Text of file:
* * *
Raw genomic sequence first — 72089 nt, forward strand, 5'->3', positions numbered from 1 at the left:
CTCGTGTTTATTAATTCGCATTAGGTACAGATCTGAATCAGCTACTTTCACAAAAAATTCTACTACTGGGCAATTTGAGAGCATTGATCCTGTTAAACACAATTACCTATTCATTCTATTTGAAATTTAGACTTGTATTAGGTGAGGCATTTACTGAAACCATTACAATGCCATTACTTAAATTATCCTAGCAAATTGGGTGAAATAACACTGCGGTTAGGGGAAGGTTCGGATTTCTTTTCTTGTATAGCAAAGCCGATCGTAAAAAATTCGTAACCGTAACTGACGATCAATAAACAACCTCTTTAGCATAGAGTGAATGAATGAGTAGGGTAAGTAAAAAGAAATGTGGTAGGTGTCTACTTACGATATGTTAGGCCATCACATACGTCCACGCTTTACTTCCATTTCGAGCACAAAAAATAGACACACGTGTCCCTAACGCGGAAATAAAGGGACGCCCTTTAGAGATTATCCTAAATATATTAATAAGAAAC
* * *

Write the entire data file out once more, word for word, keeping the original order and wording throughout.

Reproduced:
Raw genomic sequence first — 72089 nt, forward strand, 5'->3', positions numbered from 1 at the left:
CTCGTGTTTATTAATTCGCATTAGGTACAGATCTGAATCAGCTACTTTCACAAAAAATTCTACTACTGGGCAATTTGAGAGCATTGATCCTGTTAAACACAATTACCTATTCATTCTATTTGAAATTTAGACTTGTATTAGGTGAGGCATTTACTGAAACCATTACAATGCCATTACTTAAATTATCCTAGCAAATTGGGTGAAATAACACTGCGGTTAGGGGAAGGTTCGGATTTCTTTTCTTGTATAGCAAAGCCGATCGTAAAAAATTCGTAACCGTAACTGACGATCAATAAACAACCTCTTTAGCATAGAGTGAATGAATGAGTAGGGTAAGTAAAAAGAAATGTGGTAGGTGTCTACTTACGATATGTTAGGCCATCACATACGTCCACGCTTTACTTCCATTTCGAGCACAAAAAATAGACACACGTGTCCCTAACGCGGAAATAAAGGGACGCCCTTTAGAGATTATCCTAAATATATTAATAAGAAAC